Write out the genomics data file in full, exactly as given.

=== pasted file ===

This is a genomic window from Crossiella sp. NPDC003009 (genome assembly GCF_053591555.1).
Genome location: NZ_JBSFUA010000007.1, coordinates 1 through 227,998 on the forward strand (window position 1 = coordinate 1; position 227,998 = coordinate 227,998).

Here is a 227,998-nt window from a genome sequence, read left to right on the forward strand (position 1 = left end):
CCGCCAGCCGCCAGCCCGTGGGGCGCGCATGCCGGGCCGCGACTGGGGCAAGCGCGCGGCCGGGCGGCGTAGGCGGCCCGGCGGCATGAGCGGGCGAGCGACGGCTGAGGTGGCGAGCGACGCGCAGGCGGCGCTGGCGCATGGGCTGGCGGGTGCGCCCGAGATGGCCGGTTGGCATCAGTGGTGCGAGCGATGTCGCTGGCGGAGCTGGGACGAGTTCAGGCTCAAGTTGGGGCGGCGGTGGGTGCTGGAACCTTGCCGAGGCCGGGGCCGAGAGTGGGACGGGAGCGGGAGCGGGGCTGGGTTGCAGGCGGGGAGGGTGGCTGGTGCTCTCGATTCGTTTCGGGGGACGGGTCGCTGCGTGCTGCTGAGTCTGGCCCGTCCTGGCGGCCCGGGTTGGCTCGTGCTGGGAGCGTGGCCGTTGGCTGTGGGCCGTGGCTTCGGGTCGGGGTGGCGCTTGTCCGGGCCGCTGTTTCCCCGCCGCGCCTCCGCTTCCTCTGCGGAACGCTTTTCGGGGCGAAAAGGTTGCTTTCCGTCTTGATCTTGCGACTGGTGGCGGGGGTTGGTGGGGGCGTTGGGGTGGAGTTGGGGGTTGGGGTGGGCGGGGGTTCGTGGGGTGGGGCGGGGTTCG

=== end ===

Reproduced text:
This is a genomic window from Crossiella sp. NPDC003009 (genome assembly GCF_053591555.1).
Genome location: NZ_JBSFUA010000007.1, coordinates 1 through 227,998 on the forward strand (window position 1 = coordinate 1; position 227,998 = coordinate 227,998).

Here is a 227,998-nt window from a genome sequence, read left to right on the forward strand (position 1 = left end):
CCGCCAGCCGCCAGCCCGTGGGGCGCGCATGCCGGGCCGCGACTGGGGCAAGCGCGCGGCCGGGCGGCGTAGGCGGCCCGGCGGCATGAGCGGGCGAGCGACGGCTGAGGTGGCGAGCGACGCGCAGGCGGCGCTGGCGCATGGGCTGGCGGGTGCGCCCGAGATGGCCGGTTGGCATCAGTGGTGCGAGCGATGTCGCTGGCGGAGCTGGGACGAGTTCAGGCTCAAGTTGGGGCGGCGGTGGGTGCTGGAACCTTGCCGAGGCCGGGGCCGAGAGTGGGACGGGAGCGGGAGCGGGGCTGGGTTGCAGGCGGGGAGGGTGGCTGGTGCTCTCGATTCGTTTCGGGGGACGGGTCGCTGCGTGCTGCTGAGTCTGGCCCGTCCTGGCGGCCCGGGTTGGCTCGTGCTGGGAGCGTGGCCGTTGGCTGTGGGCCGTGGCTTCGGGTCGGGGTGGCGCTTGTCCGGGCCGCTGTTTCCCCGCCGCGCCTCCGCTTCCTCTGCGGAACGCTTTTCGGGGCGAAAAGGTTGCTTTCCGTCTTGATCTTGCGACTGGTGGCGGGGGTTGGTGGGGGCGTTGGGGTGGAGTTGGGGGTTGGGGTGGGCGGGGGTTCGTGGGGTGGGGCGGGGTTCG